Reading Bookshare Books on iBooks Announced January 23rd is National Reading Day, which is observed as a time to encourage and celebrate the love of literacy among children. Although it has been years since I was a child, the love of reading has never left me. The ability to peruse a book, newspaper, or magazine has always been a delight. When I lost my vision 20 years ago, instead of reading printed books, I started reading audiobooks. One program I like to use is Bookshare, an online service that provides accessible books for people who are blind or


My Experience Using the LinkedIn Website and App

I have had a profile on LinkedIn for a couple of years now, and I am fairly familiar with the website. I will post news I want to share or will say congrats on a connection's work anniversary from time to time. Sometimes I will even post a comment on one of my groups when an interesting link to an article is posted. But admittedly, I have not been using LinkedIn to its fullest capacity. The reason is that there have been some updates to the website that are making it more challenging to use with my screen reader. This has discouraged me from using it as much as I should. Like most social media platforms, LinkedIn has frequent updates so by the time I learn a workaround for something new, my strategy or technique no longer works. Because LinkedIn


Review of "How Do You Do It Blind: Answers from People with Blindness and Visual Impairment"

This review is part of our bookshelf series Author Shares His Story of Blindness In 109 pages, Steven Obremski truly accomplishes his goal—to answer the question posed in the book's title “How Do You Do It Blind” for both the general public and people who are newly visually impaired. Answers are provided by hundreds of visually impaired people Steven has worked with in the blindness field, people he interviewed for this book, and his own life experiences. In chapter one,


Keeping Your Balance Through Outdoor Bike Riding

"Life is like riding a bicycle. To keep your balance, you must keep moving." Albert Einstein Editor's note: In the New Year we all make promises to ourselves about coming up with a new weight loss plan or exercising more. Beckie Horter, new VisionAware peer advisor, describes her joy in bike riding and how she does it. Feeling Out of Balance To keep moving is not always an easy thing for people with vision loss to do. While we may want to stay active, and may even seek it out, our vision oftentimes interferes and spoils our best-laid plans. I discovered this firsthand after central vision loss left me legally blind in my mid-thirties. Along with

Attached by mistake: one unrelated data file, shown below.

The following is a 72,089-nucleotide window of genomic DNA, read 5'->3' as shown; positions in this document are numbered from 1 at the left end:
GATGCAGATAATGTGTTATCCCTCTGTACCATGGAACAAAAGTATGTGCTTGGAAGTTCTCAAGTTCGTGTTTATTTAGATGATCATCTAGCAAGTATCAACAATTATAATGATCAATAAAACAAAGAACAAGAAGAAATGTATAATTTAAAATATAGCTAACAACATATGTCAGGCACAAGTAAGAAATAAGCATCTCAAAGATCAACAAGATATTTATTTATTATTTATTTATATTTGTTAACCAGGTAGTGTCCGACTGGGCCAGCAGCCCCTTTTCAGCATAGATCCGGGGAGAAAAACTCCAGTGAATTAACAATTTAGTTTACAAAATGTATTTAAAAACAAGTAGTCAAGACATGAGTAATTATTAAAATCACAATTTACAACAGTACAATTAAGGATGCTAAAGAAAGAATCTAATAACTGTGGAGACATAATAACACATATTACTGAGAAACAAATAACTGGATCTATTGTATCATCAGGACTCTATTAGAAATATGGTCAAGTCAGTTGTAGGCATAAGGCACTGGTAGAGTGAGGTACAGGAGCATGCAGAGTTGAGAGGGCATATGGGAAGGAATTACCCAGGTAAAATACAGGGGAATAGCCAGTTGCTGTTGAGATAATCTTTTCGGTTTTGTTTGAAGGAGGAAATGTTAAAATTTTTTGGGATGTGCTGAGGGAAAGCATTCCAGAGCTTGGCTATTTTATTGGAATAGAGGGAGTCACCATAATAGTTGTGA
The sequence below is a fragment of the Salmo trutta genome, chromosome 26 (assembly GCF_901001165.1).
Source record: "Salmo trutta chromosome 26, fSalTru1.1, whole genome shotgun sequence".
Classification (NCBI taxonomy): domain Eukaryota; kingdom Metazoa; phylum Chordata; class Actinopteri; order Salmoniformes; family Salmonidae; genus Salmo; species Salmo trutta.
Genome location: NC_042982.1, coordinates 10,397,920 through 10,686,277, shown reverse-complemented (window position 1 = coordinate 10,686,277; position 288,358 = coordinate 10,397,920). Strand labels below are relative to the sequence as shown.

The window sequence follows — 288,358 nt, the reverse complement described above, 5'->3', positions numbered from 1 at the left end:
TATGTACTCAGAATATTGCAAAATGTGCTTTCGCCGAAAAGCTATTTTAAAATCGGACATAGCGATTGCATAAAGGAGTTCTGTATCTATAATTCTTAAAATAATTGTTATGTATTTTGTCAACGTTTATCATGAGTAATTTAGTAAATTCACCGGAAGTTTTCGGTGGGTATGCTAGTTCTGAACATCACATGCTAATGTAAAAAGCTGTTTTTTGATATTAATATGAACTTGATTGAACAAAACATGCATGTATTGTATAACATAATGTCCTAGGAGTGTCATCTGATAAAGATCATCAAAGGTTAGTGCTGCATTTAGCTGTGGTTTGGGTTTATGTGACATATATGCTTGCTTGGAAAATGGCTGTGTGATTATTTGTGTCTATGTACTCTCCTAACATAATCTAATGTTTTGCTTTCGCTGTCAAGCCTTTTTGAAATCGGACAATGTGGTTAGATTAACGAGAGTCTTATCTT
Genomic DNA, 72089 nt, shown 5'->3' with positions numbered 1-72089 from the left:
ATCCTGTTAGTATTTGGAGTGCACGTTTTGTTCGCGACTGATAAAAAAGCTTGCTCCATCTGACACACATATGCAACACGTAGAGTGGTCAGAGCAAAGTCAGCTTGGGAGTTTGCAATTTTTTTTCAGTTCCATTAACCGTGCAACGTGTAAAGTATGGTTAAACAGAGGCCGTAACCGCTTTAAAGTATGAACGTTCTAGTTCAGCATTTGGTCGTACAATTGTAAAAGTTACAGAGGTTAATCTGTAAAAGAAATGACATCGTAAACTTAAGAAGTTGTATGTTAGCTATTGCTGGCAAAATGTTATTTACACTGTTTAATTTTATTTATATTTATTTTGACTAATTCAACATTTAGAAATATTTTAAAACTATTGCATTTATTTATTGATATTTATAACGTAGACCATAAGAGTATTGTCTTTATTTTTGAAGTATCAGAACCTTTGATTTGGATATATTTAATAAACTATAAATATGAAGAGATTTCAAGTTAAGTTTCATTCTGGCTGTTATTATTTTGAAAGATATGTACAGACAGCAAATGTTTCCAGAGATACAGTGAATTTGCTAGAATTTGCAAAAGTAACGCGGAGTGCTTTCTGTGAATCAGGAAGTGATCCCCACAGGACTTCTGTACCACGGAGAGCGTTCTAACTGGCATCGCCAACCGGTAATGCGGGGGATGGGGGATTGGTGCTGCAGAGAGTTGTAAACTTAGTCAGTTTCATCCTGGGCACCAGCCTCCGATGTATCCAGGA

Birth Options for Mothers Who Are Blind or Visually Impaired

Once a woman learns she’s about to have a child, her attention is immediately directed towards prenatal care. At the mid-point of pregnancy, approximately 20 weeks, doctors will begin discussing a birth plan with the expectant parents. A birth plan is a document that lets your medical team know your preferences for your delivery, including things like how to manage your labor pain. Having your wishes recorded in the form of this written document ensures your healthcare provider understands your wishes with regards to the delivery of your child. It is important to note that although preparation for birth is essential, the new mother may not be able to control every aspect of her labor and delivery. Sometimes the unexpected happens, and you must remain flexible in cases where you may be


Beginning on a Positive "Quote"

At this time of year, New Year resolutions abound. As a writer and a person living with a visual impairment, I am always on the look out for uplifting quotations that will help me focus on new ventures and goals. I find encouragement and peace of mind when I stop for a moment to consider the wise words of others and can gain insights for my personal aspirations. Like a beacon radiating with light, quotations have the ability to cast a more positive perspective on our thought process when life can get challenging. Following are 17 quotations especially chosen for their uplifting message under the three themes of acceptance, courage, and


One Dot at a Time: Learning Braille As Someone with Low Vision

I love to learn. I read books frequently. I ask people about how they do things. I visit museums. I watch TV programs and listen to podcasts reporting on news and art and history. Give me the remote, a Netflix documentary, and a bowl of white cheddar popcorn, and I’m set for the night. My curiosity about life compels me to understand. When I gained low vision a few years ago, I decided to learn how to adapt so I could still live a purposeful life. I switched from paperbacks to ebooks and audiobooks. I use audio tour headsets at museums. I


I'm Thinkin' 'Bout Good Intentions

Do you look forward to making positive changes at the beginning of each new year? A couple of years ago, I thought I would make a new start. I wrote down my resolutions and a goal plan. But after a few months, my plans were forgotten for I seemed to be unable to sustain the level of attention required. Of course, I felt like I failed. Does this happen to you? If so, you're not alone. Statistics of New Year's Resolutions Roughly 45 percent of all Americans make New Year's resolutions, but only eight percent of them will achieve success. For Americans in their 20s, only 30 percent will be